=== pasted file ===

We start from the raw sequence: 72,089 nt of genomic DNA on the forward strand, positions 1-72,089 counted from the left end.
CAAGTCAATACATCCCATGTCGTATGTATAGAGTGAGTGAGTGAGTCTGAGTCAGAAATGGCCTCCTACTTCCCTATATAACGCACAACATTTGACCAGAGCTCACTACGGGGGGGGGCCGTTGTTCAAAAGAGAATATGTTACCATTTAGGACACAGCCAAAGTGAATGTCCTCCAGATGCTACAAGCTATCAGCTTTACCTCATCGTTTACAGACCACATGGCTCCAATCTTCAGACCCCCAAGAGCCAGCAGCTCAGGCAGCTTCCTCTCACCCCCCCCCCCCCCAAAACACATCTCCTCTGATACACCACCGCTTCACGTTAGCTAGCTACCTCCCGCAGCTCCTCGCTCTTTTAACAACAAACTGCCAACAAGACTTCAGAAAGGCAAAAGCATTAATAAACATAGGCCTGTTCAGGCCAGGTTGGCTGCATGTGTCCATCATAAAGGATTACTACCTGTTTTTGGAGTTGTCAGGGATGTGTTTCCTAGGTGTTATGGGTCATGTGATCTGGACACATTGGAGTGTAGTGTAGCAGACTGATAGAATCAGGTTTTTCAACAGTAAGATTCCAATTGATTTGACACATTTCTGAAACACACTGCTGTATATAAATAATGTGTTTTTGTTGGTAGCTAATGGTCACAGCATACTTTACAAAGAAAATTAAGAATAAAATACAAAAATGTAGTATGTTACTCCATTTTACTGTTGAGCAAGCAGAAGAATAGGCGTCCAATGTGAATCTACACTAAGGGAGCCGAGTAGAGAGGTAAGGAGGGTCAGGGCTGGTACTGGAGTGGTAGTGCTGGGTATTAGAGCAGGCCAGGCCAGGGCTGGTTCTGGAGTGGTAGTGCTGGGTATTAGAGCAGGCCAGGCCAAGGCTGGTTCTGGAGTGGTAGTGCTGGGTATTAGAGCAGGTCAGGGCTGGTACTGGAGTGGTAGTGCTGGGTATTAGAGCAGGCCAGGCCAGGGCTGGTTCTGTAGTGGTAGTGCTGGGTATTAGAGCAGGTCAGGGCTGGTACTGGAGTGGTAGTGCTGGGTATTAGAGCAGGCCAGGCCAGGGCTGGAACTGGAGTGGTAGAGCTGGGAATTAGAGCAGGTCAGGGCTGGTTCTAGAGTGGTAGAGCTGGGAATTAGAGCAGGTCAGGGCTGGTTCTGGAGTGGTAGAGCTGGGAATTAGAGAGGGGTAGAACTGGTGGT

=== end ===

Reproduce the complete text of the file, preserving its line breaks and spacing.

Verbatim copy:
We start from the raw sequence: 72,089 nt of genomic DNA on the forward strand, positions 1-72,089 counted from the left end.
CAAGTCAATACATCCCATGTCGTATGTATAGAGTGAGTGAGTGAGTCTGAGTCAGAAATGGCCTCCTACTTCCCTATATAACGCACAACATTTGACCAGAGCTCACTACGGGGGGGGGCCGTTGTTCAAAAGAGAATATGTTACCATTTAGGACACAGCCAAAGTGAATGTCCTCCAGATGCTACAAGCTATCAGCTTTACCTCATCGTTTACAGACCACATGGCTCCAATCTTCAGACCCCCAAGAGCCAGCAGCTCAGGCAGCTTCCTCTCACCCCCCCCCCCCCCAAAACACATCTCCTCTGATACACCACCGCTTCACGTTAGCTAGCTACCTCCCGCAGCTCCTCGCTCTTTTAACAACAAACTGCCAACAAGACTTCAGAAAGGCAAAAGCATTAATAAACATAGGCCTGTTCAGGCCAGGTTGGCTGCATGTGTCCATCATAAAGGATTACTACCTGTTTTTGGAGTTGTCAGGGATGTGTTTCCTAGGTGTTATGGGTCATGTGATCTGGACACATTGGAGTGTAGTGTAGCAGACTGATAGAATCAGGTTTTTCAACAGTAAGATTCCAATTGATTTGACACATTTCTGAAACACACTGCTGTATATAAATAATGTGTTTTTGTTGGTAGCTAATGGTCACAGCATACTTTACAAAGAAAATTAAGAATAAAATACAAAAATGTAGTATGTTACTCCATTTTACTGTTGAGCAAGCAGAAGAATAGGCGTCCAATGTGAATCTACACTAAGGGAGCCGAGTAGAGAGGTAAGGAGGGTCAGGGCTGGTACTGGAGTGGTAGTGCTGGGTATTAGAGCAGGCCAGGCCAGGGCTGGTTCTGGAGTGGTAGTGCTGGGTATTAGAGCAGGCCAGGCCAAGGCTGGTTCTGGAGTGGTAGTGCTGGGTATTAGAGCAGGTCAGGGCTGGTACTGGAGTGGTAGTGCTGGGTATTAGAGCAGGCCAGGCCAGGGCTGGTTCTGTAGTGGTAGTGCTGGGTATTAGAGCAGGTCAGGGCTGGTACTGGAGTGGTAGTGCTGGGTATTAGAGCAGGCCAGGCCAGGGCTGGAACTGGAGTGGTAGAGCTGGGAATTAGAGCAGGTCAGGGCTGGTTCTAGAGTGGTAGAGCTGGGAATTAGAGCAGGTCAGGGCTGGTTCTGGAGTGGTAGAGCTGGGAATTAGAGAGGGGTAGAACTGGTGGT